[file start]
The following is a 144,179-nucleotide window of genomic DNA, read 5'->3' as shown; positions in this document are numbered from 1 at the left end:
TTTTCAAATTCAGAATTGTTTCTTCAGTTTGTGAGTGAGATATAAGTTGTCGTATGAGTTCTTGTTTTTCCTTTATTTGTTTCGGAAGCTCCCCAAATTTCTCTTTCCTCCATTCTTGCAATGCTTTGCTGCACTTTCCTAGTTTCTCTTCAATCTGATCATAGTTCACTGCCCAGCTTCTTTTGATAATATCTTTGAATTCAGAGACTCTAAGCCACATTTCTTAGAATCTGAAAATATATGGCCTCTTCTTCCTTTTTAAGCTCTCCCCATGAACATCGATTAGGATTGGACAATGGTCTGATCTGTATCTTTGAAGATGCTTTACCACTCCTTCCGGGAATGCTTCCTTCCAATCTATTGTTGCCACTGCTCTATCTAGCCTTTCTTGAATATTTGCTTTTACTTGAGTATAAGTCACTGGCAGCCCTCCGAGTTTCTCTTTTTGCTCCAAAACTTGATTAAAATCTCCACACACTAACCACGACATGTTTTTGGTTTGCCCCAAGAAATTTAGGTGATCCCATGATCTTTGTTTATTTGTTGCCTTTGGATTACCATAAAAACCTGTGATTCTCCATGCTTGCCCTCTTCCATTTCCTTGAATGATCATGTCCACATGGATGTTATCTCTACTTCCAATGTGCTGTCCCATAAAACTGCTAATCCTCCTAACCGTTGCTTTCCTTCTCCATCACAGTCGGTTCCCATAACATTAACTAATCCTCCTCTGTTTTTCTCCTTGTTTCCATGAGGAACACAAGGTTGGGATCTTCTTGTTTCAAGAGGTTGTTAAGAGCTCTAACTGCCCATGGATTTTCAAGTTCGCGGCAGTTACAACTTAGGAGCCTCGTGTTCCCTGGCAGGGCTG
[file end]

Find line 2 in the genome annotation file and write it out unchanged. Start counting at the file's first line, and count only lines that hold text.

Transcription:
TTTTCAAATTCAGAATTGTTTCTTCAGTTTGTGAGTGAGATATAAGTTGTCGTATGAGTTCTTGTTTTTCCTTTATTTGTTTCGGAAGCTCCCCAAATTTCTCTTTCCTCCATTCTTGCAATGCTTTGCTGCACTTTCCTAGTTTCTCTTCAATCTGATCATAGTTCACTGCCCAGCTTCTTTTGATAATATCTTTGAATTCAGAGACTCTAAGCCACATTTCTTAGAATCTGAAAATATATGGCCTCTTCTTCCTTTTTAAGCTCTCCCCATGAACATCGATTAGGATTGGACAATGGTCTGATCTGTATCTTTGAAGATGCTTTACCACTCCTTCCGGGAATGCTTCCTTCCAATCTATTGTTGCCACTGCTCTATCTAGCCTTTCTTGAATATTTGCTTTTACTTGAGTATAAGTCACTGGCAGCCCTCCGAGTTTCTCTTTTTGCTCCAAAACTTGATTAAAATCTCCACACACTAACCACGACATGTTTTTGGTTTGCCCCAAGAAATTTAGGTGATCCCATGATCTTTGTTTATTTGTTGCCTTTGGATTACCATAAAAACCTGTGATTCTCCATGCTTGCCCTCTTCCATTTCCTTGAATGATCATGTCCACATGGATGTTATCTCTACTTCCAATGTGCTGTCCCATAAAACTGCTAATCCTCCTAACCGTTGCTTTCCTTCTCCATCACAGTCGGTTCCCATAACATTAACTAATCCTCCTCTGTTTTTCTCCTTGTTTCCATGAGGAACACAAGGTTGGGATCTTCTTGTTTCAAGAGGTTGTTAAGAGCTCTAACTGCCCATGGATTTTCAAGTTCGCGGCAGTTACAACTTAGGAGCCTCGTGTTCCCTGGCAGGGCTG